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The Remarried Life


May 4, 2021

Brian Mayer talks with Matis Miller about how best to work with children who can sometimes be stubborn, difficult, or even “uncontrollable.”  Matis is the founder, director, and supervisor of The Center for Cognitive & Behavioral Therapy of New Jersey, Matis Miller is a licensed clinical social worker.

We hope you are inspired by today’s message.  For more information and additional resources please visit our website at http://www.theremarriedlife.com

Today's Goodies

  • Here is much of what Matis talks about on the show:
  • Labeling or Diagnosing the Child: Having a diagnosis can make it easier to modify school assignments or adapt your parenting strategies. Additionally, when people have a diagnosis for themselves or their child, it can be very validating; their experiences and challenges suddenly make sense. I thought I was going crazy, but it turns out that this is something that actually has a name!
  • ADHD: Attention-deficit/hyperactivity disorder (ADHD) is a fairly well-known disorder that is primarily characterized by inattention, hyperactivity, and impulsive behavior. The symptoms are present before the age of twelve; in some children, they are noticeable from an early age. ADHD can be mild, moderate, or severe.
  • Symptoms of ADHD include:
  • Trouble focusing on tasks and paying attention to detail
  • Difficulty following through and completing tasks
  • Difficulty organizing activities or keeping track of belongings
  • Distractibility or forgetfulness
  • Constant motion or difficulty staying still
  • Excessive talking and interrupting
  • Difficulty waiting one’s turn
  • While most healthy children are impulsive and active, the more extreme characteristics of ADHD significantly impact a child’s functioning.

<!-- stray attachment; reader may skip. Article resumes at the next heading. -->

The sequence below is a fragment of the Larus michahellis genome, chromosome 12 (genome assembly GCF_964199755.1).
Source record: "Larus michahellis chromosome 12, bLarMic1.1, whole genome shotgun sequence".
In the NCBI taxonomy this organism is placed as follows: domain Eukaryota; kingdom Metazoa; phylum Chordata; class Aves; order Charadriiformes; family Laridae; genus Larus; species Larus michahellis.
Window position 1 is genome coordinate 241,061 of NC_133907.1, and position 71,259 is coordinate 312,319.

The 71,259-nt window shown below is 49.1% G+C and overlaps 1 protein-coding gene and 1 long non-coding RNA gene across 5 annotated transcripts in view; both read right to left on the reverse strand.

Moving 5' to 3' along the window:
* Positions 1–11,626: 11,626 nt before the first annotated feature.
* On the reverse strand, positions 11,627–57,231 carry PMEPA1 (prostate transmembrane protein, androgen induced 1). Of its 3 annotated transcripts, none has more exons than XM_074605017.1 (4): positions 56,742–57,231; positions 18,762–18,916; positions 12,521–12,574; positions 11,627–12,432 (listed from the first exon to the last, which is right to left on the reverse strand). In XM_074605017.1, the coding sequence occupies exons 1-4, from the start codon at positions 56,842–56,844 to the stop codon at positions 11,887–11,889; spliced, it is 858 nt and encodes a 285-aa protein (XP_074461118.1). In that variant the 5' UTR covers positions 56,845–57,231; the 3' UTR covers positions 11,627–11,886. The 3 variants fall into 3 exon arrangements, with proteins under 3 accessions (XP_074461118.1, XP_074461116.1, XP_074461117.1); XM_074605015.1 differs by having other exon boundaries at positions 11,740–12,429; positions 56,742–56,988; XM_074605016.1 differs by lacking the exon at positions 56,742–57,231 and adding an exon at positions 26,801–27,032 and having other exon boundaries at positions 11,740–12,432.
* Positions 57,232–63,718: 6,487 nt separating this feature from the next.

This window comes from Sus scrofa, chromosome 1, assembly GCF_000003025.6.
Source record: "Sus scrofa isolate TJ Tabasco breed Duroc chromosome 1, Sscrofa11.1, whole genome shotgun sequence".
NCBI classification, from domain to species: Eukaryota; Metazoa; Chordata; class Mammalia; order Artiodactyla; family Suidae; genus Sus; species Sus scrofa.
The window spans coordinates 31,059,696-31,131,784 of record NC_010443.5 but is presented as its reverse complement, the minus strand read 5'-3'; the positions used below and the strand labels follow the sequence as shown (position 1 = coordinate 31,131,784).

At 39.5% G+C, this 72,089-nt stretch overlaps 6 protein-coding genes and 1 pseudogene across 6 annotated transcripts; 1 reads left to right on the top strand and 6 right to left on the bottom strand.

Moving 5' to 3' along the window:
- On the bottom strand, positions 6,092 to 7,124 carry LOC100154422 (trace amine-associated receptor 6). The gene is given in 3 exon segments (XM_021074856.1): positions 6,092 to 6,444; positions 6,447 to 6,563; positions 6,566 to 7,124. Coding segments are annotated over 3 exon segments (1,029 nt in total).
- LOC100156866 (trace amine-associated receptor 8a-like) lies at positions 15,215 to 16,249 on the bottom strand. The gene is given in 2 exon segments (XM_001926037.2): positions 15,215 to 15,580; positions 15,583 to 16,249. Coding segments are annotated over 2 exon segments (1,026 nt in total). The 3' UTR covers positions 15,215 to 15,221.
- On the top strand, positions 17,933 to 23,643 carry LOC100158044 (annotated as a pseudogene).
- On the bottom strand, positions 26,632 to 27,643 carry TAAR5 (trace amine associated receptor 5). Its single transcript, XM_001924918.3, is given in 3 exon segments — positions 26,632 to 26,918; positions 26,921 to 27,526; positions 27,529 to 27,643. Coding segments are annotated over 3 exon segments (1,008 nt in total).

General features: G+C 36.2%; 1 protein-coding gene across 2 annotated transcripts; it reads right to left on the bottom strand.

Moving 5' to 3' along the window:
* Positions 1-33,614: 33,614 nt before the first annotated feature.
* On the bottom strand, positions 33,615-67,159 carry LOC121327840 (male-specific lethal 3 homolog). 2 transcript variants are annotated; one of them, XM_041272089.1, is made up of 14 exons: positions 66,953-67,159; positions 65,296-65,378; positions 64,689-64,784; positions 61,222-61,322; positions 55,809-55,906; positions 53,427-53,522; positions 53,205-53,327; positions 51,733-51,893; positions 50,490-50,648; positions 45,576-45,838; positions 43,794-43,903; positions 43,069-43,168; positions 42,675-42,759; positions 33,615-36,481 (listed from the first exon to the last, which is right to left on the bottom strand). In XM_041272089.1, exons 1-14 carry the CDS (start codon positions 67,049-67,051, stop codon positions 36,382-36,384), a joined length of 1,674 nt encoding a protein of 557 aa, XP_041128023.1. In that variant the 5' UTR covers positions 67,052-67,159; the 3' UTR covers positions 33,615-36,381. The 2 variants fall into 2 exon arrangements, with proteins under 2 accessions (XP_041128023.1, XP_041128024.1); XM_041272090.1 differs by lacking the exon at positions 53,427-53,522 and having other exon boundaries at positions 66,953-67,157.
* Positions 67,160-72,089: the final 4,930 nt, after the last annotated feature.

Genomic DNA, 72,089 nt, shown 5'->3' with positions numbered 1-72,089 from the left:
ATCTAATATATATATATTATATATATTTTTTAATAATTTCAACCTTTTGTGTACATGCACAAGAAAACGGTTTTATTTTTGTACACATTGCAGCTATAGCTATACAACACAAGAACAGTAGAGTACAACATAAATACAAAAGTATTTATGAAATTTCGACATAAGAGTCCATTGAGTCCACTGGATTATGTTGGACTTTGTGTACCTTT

• Parenting an uncontrollable child can be exhausting, frustrating, chaotic, embarrassing, painful, and frightening.
  • (It’s pretty tough on the kid, too!)
  • It can also come along with a heaping dose of guilt: What did I do wrong that my child turned out like this?
  • Even the most experienced, knowledgeable, patient, loving parents can find themselves with an uncontrollable child: a child who is emotionally sensitive, easily dysregulated, overly moody, or highly irritable.
  • Emotion dysregulation is often misunderstood, especially by outsiders: He just needs firm discipline! All she needs is some love! Why can’t you get your kid to pull himself together? You must be coddling her; you shouldn’t stand for this behavior.
  • There’s often nothing that the parents could have done to prevent the uncontrollability—most of these children are hard wired to be extra-sensitive, impulsive, or otherwise “uncontrollable.” The good news is that there’s plenty you can do now to get your life (and your child’s life) under control.
  • As a parent, you have the power to influence your children’s lives and enable them to achieve the healthiest state possible. Childhood is the time to accept your child, build him/her up, protect him/her, defend him/her, and love him/her unconditionally, while simultaneously setting healthy limits, encouraging independence, and teaching him/her personal responsibility. It’s the time to teach him how to deal with emotional struggles on his own, and also the time to teach him/her how to reach out for help.
  • The “parent training” component of treatment for children with emotion dysregulation is an essential element. Time after time, I’ve seen that it’s far more effective to encourage parents to change than to encourage children to change. That’s because adults generally have a broader worldview than their naturally self-centered children; they’re also typically more motivated, more willing to cooperate, and more capable of self-driven change than children are.

Resources:

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As always remember that marriage is not something you have, it is something you do.  Talk to you next week unless you are binge listening in the future in which case I will talk to you in about a minute!  Take care.